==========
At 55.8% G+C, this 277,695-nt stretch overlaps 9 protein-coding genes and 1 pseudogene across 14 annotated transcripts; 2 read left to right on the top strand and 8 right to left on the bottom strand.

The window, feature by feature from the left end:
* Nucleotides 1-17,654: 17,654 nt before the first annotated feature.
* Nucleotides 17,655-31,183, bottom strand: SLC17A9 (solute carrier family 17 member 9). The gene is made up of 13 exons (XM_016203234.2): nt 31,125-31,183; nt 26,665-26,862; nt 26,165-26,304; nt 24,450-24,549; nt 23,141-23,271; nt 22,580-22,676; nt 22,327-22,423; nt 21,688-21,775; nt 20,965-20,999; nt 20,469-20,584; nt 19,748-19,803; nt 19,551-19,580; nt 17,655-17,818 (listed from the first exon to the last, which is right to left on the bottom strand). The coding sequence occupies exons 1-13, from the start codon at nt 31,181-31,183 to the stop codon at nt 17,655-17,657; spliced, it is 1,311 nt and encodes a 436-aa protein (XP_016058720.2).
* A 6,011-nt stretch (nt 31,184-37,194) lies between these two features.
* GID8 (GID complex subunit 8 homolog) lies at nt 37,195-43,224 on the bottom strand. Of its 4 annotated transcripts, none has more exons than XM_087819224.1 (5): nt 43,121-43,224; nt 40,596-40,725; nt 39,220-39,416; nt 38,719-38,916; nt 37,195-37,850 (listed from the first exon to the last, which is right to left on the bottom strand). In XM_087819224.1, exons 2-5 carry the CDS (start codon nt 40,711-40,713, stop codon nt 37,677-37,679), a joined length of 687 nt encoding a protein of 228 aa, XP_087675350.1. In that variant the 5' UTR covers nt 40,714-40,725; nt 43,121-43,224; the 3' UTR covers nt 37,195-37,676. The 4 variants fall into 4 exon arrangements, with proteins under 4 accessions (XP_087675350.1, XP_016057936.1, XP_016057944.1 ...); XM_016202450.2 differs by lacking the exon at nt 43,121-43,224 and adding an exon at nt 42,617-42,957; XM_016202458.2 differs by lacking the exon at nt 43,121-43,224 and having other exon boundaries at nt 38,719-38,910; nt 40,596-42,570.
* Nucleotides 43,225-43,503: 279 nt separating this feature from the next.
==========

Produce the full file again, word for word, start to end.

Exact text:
At 55.8% G+C, this 277,695-nt stretch overlaps 9 protein-coding genes and 1 pseudogene across 14 annotated transcripts; 2 read left to right on the top strand and 8 right to left on the bottom strand.

The window, feature by feature from the left end:
* Nucleotides 1-17,654: 17,654 nt before the first annotated feature.
* Nucleotides 17,655-31,183, bottom strand: SLC17A9 (solute carrier family 17 member 9). The gene is made up of 13 exons (XM_016203234.2): nt 31,125-31,183; nt 26,665-26,862; nt 26,165-26,304; nt 24,450-24,549; nt 23,141-23,271; nt 22,580-22,676; nt 22,327-22,423; nt 21,688-21,775; nt 20,965-20,999; nt 20,469-20,584; nt 19,748-19,803; nt 19,551-19,580; nt 17,655-17,818 (listed from the first exon to the last, which is right to left on the bottom strand). The coding sequence occupies exons 1-13, from the start codon at nt 31,181-31,183 to the stop codon at nt 17,655-17,657; spliced, it is 1,311 nt and encodes a 436-aa protein (XP_016058720.2).
* A 6,011-nt stretch (nt 31,184-37,194) lies between these two features.
* GID8 (GID complex subunit 8 homolog) lies at nt 37,195-43,224 on the bottom strand. Of its 4 annotated transcripts, none has more exons than XM_087819224.1 (5): nt 43,121-43,224; nt 40,596-40,725; nt 39,220-39,416; nt 38,719-38,916; nt 37,195-37,850 (listed from the first exon to the last, which is right to left on the bottom strand). In XM_087819224.1, exons 2-5 carry the CDS (start codon nt 40,711-40,713, stop codon nt 37,677-37,679), a joined length of 687 nt encoding a protein of 228 aa, XP_087675350.1. In that variant the 5' UTR covers nt 40,714-40,725; nt 43,121-43,224; the 3' UTR covers nt 37,195-37,676. The 4 variants fall into 4 exon arrangements, with proteins under 4 accessions (XP_087675350.1, XP_016057936.1, XP_016057944.1 ...); XM_016202450.2 differs by lacking the exon at nt 43,121-43,224 and adding an exon at nt 42,617-42,957; XM_016202458.2 differs by lacking the exon at nt 43,121-43,224 and having other exon boundaries at nt 38,719-38,910; nt 40,596-42,570.
* Nucleotides 43,225-43,503: 279 nt separating this feature from the next.